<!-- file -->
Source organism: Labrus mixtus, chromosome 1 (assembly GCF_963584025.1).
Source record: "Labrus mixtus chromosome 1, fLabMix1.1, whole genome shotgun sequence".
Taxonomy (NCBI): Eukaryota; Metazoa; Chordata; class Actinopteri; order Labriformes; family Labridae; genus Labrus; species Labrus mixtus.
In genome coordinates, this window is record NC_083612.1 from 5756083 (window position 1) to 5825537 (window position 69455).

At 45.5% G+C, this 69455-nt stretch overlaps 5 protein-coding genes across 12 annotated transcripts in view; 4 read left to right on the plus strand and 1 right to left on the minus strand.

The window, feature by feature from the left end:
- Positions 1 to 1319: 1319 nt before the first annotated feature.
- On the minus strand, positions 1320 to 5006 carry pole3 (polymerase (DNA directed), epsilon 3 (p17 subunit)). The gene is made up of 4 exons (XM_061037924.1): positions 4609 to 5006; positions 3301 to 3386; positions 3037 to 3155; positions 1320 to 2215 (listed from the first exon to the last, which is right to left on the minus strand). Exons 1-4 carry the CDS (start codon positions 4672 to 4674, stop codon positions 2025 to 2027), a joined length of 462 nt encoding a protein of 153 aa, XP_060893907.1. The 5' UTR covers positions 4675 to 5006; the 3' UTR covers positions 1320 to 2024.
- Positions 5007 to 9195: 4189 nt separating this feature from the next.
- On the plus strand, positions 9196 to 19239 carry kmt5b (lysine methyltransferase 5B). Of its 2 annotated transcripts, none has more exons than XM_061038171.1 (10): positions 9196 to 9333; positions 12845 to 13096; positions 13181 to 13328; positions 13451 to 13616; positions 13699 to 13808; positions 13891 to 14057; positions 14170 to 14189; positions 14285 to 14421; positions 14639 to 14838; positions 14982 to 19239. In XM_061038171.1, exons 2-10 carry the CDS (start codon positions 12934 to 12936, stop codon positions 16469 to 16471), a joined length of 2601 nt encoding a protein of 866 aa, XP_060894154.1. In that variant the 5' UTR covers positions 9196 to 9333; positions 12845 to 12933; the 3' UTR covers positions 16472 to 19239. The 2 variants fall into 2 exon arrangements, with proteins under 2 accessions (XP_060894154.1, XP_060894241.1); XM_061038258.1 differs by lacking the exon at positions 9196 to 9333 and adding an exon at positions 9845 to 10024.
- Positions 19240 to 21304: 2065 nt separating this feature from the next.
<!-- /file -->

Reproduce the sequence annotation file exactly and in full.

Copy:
Source organism: Labrus mixtus, chromosome 1 (assembly GCF_963584025.1).
Source record: "Labrus mixtus chromosome 1, fLabMix1.1, whole genome shotgun sequence".
Taxonomy (NCBI): Eukaryota; Metazoa; Chordata; class Actinopteri; order Labriformes; family Labridae; genus Labrus; species Labrus mixtus.
In genome coordinates, this window is record NC_083612.1 from 5756083 (window position 1) to 5825537 (window position 69455).

At 45.5% G+C, this 69455-nt stretch overlaps 5 protein-coding genes across 12 annotated transcripts in view; 4 read left to right on the plus strand and 1 right to left on the minus strand.

The window, feature by feature from the left end:
- Positions 1 to 1319: 1319 nt before the first annotated feature.
- On the minus strand, positions 1320 to 5006 carry pole3 (polymerase (DNA directed), epsilon 3 (p17 subunit)). The gene is made up of 4 exons (XM_061037924.1): positions 4609 to 5006; positions 3301 to 3386; positions 3037 to 3155; positions 1320 to 2215 (listed from the first exon to the last, which is right to left on the minus strand). Exons 1-4 carry the CDS (start codon positions 4672 to 4674, stop codon positions 2025 to 2027), a joined length of 462 nt encoding a protein of 153 aa, XP_060893907.1. The 5' UTR covers positions 4675 to 5006; the 3' UTR covers positions 1320 to 2024.
- Positions 5007 to 9195: 4189 nt separating this feature from the next.
- On the plus strand, positions 9196 to 19239 carry kmt5b (lysine methyltransferase 5B). Of its 2 annotated transcripts, none has more exons than XM_061038171.1 (10): positions 9196 to 9333; positions 12845 to 13096; positions 13181 to 13328; positions 13451 to 13616; positions 13699 to 13808; positions 13891 to 14057; positions 14170 to 14189; positions 14285 to 14421; positions 14639 to 14838; positions 14982 to 19239. In XM_061038171.1, exons 2-10 carry the CDS (start codon positions 12934 to 12936, stop codon positions 16469 to 16471), a joined length of 2601 nt encoding a protein of 866 aa, XP_060894154.1. In that variant the 5' UTR covers positions 9196 to 9333; positions 12845 to 12933; the 3' UTR covers positions 16472 to 19239. The 2 variants fall into 2 exon arrangements, with proteins under 2 accessions (XP_060894154.1, XP_060894241.1); XM_061038258.1 differs by lacking the exon at positions 9196 to 9333 and adding an exon at positions 9845 to 10024.
- Positions 19240 to 21304: 2065 nt separating this feature from the next.